Have you watched the 2016 documentary series called Man Up with Gus Worland? It’s worth watching as a study into modern masculinity and men’s psychological health and wellbeing. It was interesting and insightful and, to be honest, I felt sad at times when I watched it yet also hopeful.
It highlighted how difficult some men find it to speak up and share their feelings when they are troubled or going through something tough in their life. I am grateful that, given all that Nick has been through in recent years (he has shared some of that in his articles), he is able to talk about what happened. He is able to share his feelings and show his emotions without embarrassment or fear of judgment, even though I know that was challenging for him at times and took a while for him to process each event. However, that isn’t true for everyone, and many of the men in our life struggle to speak up and it isn’t really their fault – but what’s caused it?
So much of what guides our thinking, our behaviour and our general view of life was established when we were very young. Research indicates that our brain develops most quickly within our first 1,000 days from the time we are conceived (ie until we are nearly 3 years old or so) and it is those who surround us during the early part of childhood that are key influencers and start the process as we observe and absorb what is happening in our world.
Although we don’t understand the impact of it at the time, the way we are expected to behave and fit in to the family group continues to be demonstrated in myriad ways as we develop and mature. As you can imagine, if we were surrounded with positive role models who encourage us to recognise our emotions and talk openly about what we were feeling, whatever our gender, that would be a great start. Unfortunately, that is not always the case; we copy our primary role model whether positive or negative and take that to be ‘the way we do things around here’; we don’t know any different. It’s not about blame, everyone is doing the best they can with what they know.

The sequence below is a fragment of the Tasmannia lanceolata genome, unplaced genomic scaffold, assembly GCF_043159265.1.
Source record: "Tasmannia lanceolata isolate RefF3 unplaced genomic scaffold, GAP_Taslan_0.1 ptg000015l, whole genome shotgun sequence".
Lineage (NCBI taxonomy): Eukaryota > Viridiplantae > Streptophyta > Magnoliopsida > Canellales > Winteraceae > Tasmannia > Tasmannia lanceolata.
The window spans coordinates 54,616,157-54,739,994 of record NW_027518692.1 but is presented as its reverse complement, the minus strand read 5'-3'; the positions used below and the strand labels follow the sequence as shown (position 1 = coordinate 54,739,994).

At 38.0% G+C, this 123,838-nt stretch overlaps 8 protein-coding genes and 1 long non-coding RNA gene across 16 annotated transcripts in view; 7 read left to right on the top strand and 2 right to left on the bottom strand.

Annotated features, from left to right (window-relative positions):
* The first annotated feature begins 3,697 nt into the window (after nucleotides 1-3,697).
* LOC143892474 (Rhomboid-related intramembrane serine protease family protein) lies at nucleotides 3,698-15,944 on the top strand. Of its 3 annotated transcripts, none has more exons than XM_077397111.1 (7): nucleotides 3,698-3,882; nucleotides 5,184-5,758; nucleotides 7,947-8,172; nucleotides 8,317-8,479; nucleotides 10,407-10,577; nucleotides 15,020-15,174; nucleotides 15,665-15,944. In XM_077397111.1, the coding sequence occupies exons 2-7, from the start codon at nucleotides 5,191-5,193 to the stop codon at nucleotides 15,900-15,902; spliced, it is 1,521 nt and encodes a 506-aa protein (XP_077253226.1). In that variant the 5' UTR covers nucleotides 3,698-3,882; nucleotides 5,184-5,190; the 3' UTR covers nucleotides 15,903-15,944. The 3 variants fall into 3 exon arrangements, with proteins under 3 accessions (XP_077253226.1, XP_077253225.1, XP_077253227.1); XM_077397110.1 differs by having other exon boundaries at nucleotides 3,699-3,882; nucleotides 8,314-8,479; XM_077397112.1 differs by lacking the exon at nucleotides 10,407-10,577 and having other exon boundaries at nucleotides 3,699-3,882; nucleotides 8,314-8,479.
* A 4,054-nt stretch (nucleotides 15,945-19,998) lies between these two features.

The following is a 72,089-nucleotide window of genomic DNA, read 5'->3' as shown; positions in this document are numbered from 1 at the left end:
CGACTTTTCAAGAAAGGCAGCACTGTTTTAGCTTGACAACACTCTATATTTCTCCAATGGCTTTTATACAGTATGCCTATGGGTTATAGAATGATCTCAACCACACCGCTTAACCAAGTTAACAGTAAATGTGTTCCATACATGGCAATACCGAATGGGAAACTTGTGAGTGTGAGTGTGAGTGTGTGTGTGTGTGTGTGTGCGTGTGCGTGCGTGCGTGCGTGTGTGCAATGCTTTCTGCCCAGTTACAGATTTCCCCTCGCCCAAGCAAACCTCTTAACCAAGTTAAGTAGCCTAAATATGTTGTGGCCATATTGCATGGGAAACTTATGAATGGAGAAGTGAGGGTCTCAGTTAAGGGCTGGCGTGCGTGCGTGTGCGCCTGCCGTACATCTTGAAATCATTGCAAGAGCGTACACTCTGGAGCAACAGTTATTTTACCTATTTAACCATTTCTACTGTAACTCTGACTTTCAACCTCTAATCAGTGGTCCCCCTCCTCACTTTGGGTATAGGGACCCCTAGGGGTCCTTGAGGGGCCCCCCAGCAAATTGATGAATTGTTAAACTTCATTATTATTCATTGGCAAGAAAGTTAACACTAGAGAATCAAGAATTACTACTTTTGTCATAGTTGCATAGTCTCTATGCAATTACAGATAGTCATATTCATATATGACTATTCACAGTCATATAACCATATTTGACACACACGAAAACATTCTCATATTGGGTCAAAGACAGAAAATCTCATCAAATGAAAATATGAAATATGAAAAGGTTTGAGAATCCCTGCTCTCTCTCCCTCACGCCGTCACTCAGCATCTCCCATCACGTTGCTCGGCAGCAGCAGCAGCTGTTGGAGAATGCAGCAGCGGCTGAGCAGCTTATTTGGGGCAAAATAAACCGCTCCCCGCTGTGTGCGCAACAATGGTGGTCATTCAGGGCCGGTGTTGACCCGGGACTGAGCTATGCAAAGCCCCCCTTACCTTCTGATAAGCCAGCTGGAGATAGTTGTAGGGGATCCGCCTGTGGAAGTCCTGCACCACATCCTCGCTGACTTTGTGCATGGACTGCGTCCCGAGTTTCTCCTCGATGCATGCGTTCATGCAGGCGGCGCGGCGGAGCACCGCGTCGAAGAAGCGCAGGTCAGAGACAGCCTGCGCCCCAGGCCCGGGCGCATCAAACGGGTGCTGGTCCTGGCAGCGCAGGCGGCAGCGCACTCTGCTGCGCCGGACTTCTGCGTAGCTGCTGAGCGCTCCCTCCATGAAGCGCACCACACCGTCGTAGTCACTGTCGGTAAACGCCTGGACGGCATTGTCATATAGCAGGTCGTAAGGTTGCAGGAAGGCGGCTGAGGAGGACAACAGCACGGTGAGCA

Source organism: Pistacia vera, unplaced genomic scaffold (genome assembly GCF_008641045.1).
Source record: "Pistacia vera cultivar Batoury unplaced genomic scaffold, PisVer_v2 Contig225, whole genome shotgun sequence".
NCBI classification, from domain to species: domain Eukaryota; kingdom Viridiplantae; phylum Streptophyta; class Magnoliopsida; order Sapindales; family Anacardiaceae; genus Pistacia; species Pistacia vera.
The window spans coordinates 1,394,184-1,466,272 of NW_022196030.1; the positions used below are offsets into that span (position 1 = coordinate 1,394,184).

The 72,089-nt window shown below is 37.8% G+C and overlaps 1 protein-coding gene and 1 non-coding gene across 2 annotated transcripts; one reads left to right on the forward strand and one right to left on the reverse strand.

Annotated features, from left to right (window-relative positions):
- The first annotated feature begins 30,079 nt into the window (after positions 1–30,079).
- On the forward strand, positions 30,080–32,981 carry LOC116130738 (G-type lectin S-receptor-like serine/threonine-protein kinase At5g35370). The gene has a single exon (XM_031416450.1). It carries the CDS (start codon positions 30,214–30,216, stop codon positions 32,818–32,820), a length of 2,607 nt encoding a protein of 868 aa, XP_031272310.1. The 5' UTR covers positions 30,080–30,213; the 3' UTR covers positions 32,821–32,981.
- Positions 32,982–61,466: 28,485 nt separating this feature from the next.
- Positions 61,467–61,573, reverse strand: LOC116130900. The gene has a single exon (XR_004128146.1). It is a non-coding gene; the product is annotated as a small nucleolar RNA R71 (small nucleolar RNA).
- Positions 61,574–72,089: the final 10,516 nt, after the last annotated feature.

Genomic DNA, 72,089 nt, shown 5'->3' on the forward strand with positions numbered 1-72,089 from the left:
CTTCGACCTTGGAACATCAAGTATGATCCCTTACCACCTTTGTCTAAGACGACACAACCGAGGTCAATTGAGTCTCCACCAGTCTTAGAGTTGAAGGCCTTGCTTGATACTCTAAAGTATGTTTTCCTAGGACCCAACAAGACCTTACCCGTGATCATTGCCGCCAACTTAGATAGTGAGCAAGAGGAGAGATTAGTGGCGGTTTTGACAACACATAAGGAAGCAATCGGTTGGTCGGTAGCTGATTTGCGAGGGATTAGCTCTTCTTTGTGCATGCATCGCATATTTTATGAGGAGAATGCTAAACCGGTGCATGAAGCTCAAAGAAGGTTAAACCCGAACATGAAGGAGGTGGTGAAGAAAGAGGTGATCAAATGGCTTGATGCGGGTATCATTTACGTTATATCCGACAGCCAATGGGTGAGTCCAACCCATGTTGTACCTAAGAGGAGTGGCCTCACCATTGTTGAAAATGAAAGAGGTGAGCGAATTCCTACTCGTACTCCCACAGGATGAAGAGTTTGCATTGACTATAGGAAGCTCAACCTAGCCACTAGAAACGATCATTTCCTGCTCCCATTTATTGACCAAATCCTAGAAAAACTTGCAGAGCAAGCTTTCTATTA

Regrettably, social and cultural pressures often discourage boys and men to express their feelings and we’ve worked with many who were told ‘big boys don’t cry’ or to ‘harden up’, ‘suck it up’ or ‘man up’, had affection withheld when they were young or were treated harshly. They now struggle to connect with how they are feeling let alone being able to express it because it’s been suppressed for so long.
Every child, whatever their gender is gentle and tender and so are adult males but many have learned to project that and shut it down by adopting a façade that takes on the stereotypical masculine traits which are deemed more ‘acceptable’. Those traits that were established by events early in life and perpetuated with what they have learned or been conditioned to since then.
In an article in Psychology Today, 8 Jan 2018, Darcia F Narvaez Ph.D wrote that all babies rely on tender, responsive care to grow well and learn self-control, social skills and concern for others and, contrary to what many may assume boys, particularly baby boys, need more loving and nurturing than girls and for longer. The key reasons are that they respond less well to environmental stress because of different stress circuitry in the brain and they develop physically, socially and linguistically more slowly.
I take this to mean that nurturing, loving and emotionally supporting boys for as long as possible is the foundation for growing stable, confident and emotionally intelligent men who are able to display all of their masculine traits while still being gentle and tender and not needing to be overly macho or pretend that they don’t experience hurt and pain at times. The ability to be vulnerable is also important, Brene Brown describes it as facing ‘uncertainty, risk and emotional exposure’ and I imagine that may have some male readers cringing or rolling their eyes at this point! It takes courage to be vulnerable in a society which has long seen it as weakness.
We’re not suddenly going to find the men in our lives able to express themselves and speaking up openly about what’s troubling them just because it’s good for them; it requires a different approach that will take time. To me it could start with educating and encouraging all parents/carers to stay connected and supportive of young boys in particular. It would also be valuable to help the significant men in the child’s life to recognise and model what effective adult male behaviour looks like and for the women to help them understand what’s required in a loving adult relationship.
And remember, it’s never too late to change.